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SCOTUS ruling in Groff case reestablishes religious protections 

post office, mailboxes, groff, USPS

In a unanimous 9-0 decision, the Supreme Court sided with a Christian postal worker who refused to work on Sundays due to his religious beliefs. This landmark case reestablishes civil rights protections for Christian workers.

Gerald Groff began working for the USPS in 2012, before mail was distributed on Sundays. The next year, USPS reached an agreement with Amazon to deliver packages on Sundays, and in 2016 the corporation gained the approval of the postal worker union in establishing how the additional work would be distributed. 

Seeing the writing on the wall, Groff requested a transfer to a rural post office that did not make deliveries on Sundays. That only lasted for so long, as Sunday deliveries became common practice across the nation. When the rural post office also began requiring their workers to take Sunday shifts, Groff was initially successful in gaining accommodation by switching shifts with coworkers. However, whenever he could not manage to find a substitute worker, he was faced with “progressive discipline” for failing to report to work on Sundays. In 2019, Groff resigned his position because his religious convictions were not being accommodated by the USPS.

Shortly after, Groff sued the USPS under Title VII of the Civil Rights Act of 1964 which “requires employers to accommodate the religious practice of their employees unless doing so would impose an ‘undue hardship on the conduct of the employer’s business.’” In his case, Groff asserts that the “USPS could have accommodated his Sunday Sabbath practice ‘without undue hardship on the conduct of [USPS’s] business.’” Thus, refusing to provide religious accommodations was a violation of Groff’s civil rights.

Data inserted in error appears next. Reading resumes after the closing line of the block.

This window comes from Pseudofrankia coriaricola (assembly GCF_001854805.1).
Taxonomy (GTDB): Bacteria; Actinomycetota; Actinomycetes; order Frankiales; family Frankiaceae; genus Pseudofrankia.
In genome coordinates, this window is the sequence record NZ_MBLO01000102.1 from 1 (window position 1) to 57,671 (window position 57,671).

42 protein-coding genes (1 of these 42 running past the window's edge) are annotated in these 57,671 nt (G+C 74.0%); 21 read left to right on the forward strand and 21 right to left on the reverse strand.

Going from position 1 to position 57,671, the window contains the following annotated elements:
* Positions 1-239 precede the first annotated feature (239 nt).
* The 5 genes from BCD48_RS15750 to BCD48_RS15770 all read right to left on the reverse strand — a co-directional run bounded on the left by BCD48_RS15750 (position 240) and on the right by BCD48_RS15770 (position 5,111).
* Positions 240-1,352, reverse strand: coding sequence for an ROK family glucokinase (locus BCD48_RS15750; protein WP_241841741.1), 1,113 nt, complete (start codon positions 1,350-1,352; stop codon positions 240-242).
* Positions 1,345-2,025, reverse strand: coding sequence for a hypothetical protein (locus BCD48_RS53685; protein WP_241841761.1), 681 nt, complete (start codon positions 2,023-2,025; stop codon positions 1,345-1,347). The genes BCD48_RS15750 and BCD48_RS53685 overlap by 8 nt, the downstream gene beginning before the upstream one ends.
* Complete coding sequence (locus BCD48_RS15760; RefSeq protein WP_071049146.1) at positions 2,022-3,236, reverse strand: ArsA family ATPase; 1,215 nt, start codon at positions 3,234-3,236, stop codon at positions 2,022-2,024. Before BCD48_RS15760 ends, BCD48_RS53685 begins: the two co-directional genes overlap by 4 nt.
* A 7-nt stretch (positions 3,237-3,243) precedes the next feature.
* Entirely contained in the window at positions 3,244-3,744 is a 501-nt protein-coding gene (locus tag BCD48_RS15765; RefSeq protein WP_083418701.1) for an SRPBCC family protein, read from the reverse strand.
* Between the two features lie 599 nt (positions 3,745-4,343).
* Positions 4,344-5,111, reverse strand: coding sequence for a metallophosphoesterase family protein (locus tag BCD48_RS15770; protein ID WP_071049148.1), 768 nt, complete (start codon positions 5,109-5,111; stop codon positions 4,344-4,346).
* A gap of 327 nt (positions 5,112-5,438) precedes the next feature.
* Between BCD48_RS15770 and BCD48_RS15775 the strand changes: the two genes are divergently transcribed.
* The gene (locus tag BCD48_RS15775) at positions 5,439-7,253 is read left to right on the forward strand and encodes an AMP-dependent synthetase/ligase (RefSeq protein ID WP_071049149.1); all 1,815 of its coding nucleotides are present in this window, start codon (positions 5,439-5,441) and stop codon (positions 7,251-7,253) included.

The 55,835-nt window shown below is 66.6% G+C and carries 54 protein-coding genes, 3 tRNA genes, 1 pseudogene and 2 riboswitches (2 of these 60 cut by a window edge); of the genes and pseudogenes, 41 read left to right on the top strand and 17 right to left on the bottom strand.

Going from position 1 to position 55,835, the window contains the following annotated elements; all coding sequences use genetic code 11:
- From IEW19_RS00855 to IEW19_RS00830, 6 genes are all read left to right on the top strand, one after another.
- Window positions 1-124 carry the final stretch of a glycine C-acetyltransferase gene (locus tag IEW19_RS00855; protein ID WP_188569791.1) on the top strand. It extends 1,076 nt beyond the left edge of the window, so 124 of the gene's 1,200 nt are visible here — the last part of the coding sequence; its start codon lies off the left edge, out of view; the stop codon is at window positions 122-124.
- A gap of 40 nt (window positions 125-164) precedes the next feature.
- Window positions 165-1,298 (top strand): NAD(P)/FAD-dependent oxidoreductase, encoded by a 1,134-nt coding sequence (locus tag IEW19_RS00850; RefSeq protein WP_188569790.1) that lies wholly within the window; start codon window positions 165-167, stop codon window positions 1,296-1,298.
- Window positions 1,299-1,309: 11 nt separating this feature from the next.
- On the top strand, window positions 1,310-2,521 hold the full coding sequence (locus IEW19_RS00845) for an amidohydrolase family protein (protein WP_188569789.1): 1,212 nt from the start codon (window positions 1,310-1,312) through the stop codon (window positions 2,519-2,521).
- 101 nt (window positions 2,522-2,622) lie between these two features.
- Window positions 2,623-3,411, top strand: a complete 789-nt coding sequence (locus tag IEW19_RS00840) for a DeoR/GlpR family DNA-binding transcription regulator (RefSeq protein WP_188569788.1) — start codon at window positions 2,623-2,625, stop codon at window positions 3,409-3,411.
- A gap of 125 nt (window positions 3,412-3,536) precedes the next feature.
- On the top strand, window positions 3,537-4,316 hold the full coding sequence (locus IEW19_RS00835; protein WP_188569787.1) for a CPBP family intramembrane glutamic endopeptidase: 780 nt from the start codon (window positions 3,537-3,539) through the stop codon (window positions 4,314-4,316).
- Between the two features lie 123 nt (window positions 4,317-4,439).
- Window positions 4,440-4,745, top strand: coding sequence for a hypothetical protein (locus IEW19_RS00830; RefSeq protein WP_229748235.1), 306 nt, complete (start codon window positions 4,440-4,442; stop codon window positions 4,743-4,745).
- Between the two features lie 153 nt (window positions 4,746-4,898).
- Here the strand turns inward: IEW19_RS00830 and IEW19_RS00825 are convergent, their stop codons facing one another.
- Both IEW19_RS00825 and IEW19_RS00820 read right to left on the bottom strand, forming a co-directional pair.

The district and circuit court levels ruled against Groff based on their standard from a previous case known as “de minimis” – a Latin phrase meaning something too trivial or minimal to merit consideration. If providing religious accommodation to an employee would require more than “minimal consideration,” a company is not required to grant the request. This standard ignored the original intent of the protections guaranteed by the Civil Rights Act, and it took the Supreme Court to reestablish the protections Congress envisioned.

“This is a great moment for America, for religious freedom,” Groff commented on the SCOTUS ruling. “I’m just overjoyed [to] be a part of this moment. And just to rejoice that no one else should have to go through what I have … now that the court has spoken.”

The 9-0 decision firmly established that companies are required to grant religious accommodation to employees if it would not require “undue hardship on the conduct of the employer’s business” – that is, impose a substantial burden on the business. Inconvenience is not a valid excuse for denying someone’s request for religious accommodation. 

“We’re in an era right now of growing secularism where people don’t understand the religious obligations [that] religious people have in the workplace,” Groff’s co-counsel, Randell Wenger, said. “And so employers are asking for more and more, not really understanding the impossibility that creates for a religious employee like Gerald, [for whom] this isn’t just an issue of, ‘Hey, I’ve got a preference to not work on Sunday.’ It’s ‘I can’t work here unless you make a way for me to do this because I’ve got a religious conviction.’ And so the standard is going to make it a whole lot easier for employees to follow their convictions and not have to give up their jobs.”

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